Any gem with elongated needle inclusions or a fibrous structure can produce chatoyancy when cut as a cabochon with the proper orientation.
The Carlsbad laboratory recently received for identification a 30.45 ct translucent, saturated blue oval cabochon with an extremely sharp eye. Standard gemological testing gave a spot RI of 1.56; the stone showed a moderately strong blue fluorescence to long-wave UV radiation and a weak blue reaction to short-wave UV.
While no particular gem came to mind during initial observation, the combination of saturated blue color and a sharp eye led us to suspect something too good to be true. This suspicion was confirmed during microscopic examination, which revealed a uniform fibrous structure and a blue coating on the top portion of the cabochon.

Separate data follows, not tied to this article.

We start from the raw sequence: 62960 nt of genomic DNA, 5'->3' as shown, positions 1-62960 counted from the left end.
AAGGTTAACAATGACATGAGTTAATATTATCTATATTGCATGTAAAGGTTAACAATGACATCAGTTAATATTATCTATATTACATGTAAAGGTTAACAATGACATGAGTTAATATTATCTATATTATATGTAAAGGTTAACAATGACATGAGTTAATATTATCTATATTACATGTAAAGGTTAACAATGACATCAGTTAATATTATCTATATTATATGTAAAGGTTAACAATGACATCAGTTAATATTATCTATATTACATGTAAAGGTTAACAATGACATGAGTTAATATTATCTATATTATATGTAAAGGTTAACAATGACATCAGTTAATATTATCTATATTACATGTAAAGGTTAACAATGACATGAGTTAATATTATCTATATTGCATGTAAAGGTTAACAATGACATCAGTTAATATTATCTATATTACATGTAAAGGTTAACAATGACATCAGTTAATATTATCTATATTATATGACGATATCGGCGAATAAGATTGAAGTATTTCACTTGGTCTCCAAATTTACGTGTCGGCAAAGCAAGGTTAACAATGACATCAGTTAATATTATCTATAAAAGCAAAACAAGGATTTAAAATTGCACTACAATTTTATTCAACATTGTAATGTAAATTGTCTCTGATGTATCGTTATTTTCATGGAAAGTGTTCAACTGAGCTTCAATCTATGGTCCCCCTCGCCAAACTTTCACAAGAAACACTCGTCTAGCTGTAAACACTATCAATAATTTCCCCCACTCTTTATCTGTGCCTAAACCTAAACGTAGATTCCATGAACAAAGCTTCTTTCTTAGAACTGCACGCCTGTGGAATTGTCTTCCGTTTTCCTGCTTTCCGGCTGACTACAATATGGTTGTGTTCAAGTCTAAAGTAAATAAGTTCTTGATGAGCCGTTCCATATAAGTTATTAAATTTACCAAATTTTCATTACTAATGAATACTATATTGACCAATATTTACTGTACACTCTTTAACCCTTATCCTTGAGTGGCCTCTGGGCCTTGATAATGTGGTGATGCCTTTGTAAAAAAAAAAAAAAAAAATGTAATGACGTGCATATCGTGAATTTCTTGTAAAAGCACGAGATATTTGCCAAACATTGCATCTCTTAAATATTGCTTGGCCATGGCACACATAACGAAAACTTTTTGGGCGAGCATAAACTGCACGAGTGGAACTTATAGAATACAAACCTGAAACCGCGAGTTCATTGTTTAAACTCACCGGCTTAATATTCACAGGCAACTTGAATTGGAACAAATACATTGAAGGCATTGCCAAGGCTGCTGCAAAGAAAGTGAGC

Decolorized areas related to surface damage provided further evidence of a superficial color coating. The base of the cabochon had a colorless coating that was easily observed, as a portion of it had delaminated from the substrate. The underlying material was very soft and easily scratched by a metal probe.
Raman spectroscopy of the top and bottom coatings gave results consistent with a polymer resin, and the substrate material was identified as gypsum. This was the first example of a color-coated cat’s-eye gypsum examined in GIA’s laboratory.
Image: This 30.45 ct blue oval cabochon proved to be a coated cat’s-eye gypsum (top, photo by Robison McMurtry). A blue color coating was clearly visible on the surface of the gypsum cabochon (bottom, photomicrograph by Nathan Renfro; image width 1.08 mm).
Courtesy of GIA (Gemological Institute of America) © 2012.